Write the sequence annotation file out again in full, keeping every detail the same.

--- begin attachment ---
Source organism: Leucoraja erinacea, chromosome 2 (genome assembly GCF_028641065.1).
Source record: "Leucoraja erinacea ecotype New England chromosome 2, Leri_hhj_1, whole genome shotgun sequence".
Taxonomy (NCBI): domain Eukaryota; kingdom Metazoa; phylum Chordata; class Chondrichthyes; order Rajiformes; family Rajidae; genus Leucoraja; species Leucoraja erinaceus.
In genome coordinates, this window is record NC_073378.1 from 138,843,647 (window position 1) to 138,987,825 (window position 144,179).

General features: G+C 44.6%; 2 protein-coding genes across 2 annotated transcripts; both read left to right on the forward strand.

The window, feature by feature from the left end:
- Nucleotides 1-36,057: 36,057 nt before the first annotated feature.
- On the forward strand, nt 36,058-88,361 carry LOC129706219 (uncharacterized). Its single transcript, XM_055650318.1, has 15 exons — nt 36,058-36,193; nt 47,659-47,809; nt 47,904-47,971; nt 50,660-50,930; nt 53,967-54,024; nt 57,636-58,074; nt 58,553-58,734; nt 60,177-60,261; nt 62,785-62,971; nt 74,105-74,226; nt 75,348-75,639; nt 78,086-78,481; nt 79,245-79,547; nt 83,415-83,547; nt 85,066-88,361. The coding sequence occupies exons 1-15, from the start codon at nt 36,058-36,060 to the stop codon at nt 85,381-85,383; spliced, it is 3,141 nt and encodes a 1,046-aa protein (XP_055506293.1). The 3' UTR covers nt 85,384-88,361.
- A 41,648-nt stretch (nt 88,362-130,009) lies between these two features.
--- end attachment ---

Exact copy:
Source organism: Leucoraja erinacea, chromosome 2 (genome assembly GCF_028641065.1).
Source record: "Leucoraja erinacea ecotype New England chromosome 2, Leri_hhj_1, whole genome shotgun sequence".
Taxonomy (NCBI): domain Eukaryota; kingdom Metazoa; phylum Chordata; class Chondrichthyes; order Rajiformes; family Rajidae; genus Leucoraja; species Leucoraja erinaceus.
In genome coordinates, this window is record NC_073378.1 from 138,843,647 (window position 1) to 138,987,825 (window position 144,179).

General features: G+C 44.6%; 2 protein-coding genes across 2 annotated transcripts; both read left to right on the forward strand.

The window, feature by feature from the left end:
- Nucleotides 1-36,057: 36,057 nt before the first annotated feature.
- On the forward strand, nt 36,058-88,361 carry LOC129706219 (uncharacterized). Its single transcript, XM_055650318.1, has 15 exons — nt 36,058-36,193; nt 47,659-47,809; nt 47,904-47,971; nt 50,660-50,930; nt 53,967-54,024; nt 57,636-58,074; nt 58,553-58,734; nt 60,177-60,261; nt 62,785-62,971; nt 74,105-74,226; nt 75,348-75,639; nt 78,086-78,481; nt 79,245-79,547; nt 83,415-83,547; nt 85,066-88,361. The coding sequence occupies exons 1-15, from the start codon at nt 36,058-36,060 to the stop codon at nt 85,381-85,383; spliced, it is 3,141 nt and encodes a 1,046-aa protein (XP_055506293.1). The 3' UTR covers nt 85,384-88,361.
- A 41,648-nt stretch (nt 88,362-130,009) lies between these two features.